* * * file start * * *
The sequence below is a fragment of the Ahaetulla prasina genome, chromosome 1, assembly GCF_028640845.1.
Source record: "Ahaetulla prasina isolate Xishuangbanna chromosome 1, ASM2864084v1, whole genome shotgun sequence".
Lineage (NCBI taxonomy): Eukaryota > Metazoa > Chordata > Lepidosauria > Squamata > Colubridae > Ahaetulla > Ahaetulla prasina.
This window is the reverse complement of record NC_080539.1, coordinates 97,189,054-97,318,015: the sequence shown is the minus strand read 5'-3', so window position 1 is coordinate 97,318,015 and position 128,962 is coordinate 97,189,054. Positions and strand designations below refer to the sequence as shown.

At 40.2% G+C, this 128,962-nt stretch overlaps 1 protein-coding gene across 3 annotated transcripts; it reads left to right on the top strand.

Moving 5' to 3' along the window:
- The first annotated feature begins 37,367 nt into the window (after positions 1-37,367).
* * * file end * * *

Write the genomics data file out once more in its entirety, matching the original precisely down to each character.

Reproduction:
The sequence below is a fragment of the Ahaetulla prasina genome, chromosome 1, assembly GCF_028640845.1.
Source record: "Ahaetulla prasina isolate Xishuangbanna chromosome 1, ASM2864084v1, whole genome shotgun sequence".
Lineage (NCBI taxonomy): Eukaryota > Metazoa > Chordata > Lepidosauria > Squamata > Colubridae > Ahaetulla > Ahaetulla prasina.
This window is the reverse complement of record NC_080539.1, coordinates 97,189,054-97,318,015: the sequence shown is the minus strand read 5'-3', so window position 1 is coordinate 97,318,015 and position 128,962 is coordinate 97,189,054. Positions and strand designations below refer to the sequence as shown.

At 40.2% G+C, this 128,962-nt stretch overlaps 1 protein-coding gene across 3 annotated transcripts; it reads left to right on the top strand.

Moving 5' to 3' along the window:
- The first annotated feature begins 37,367 nt into the window (after positions 1-37,367).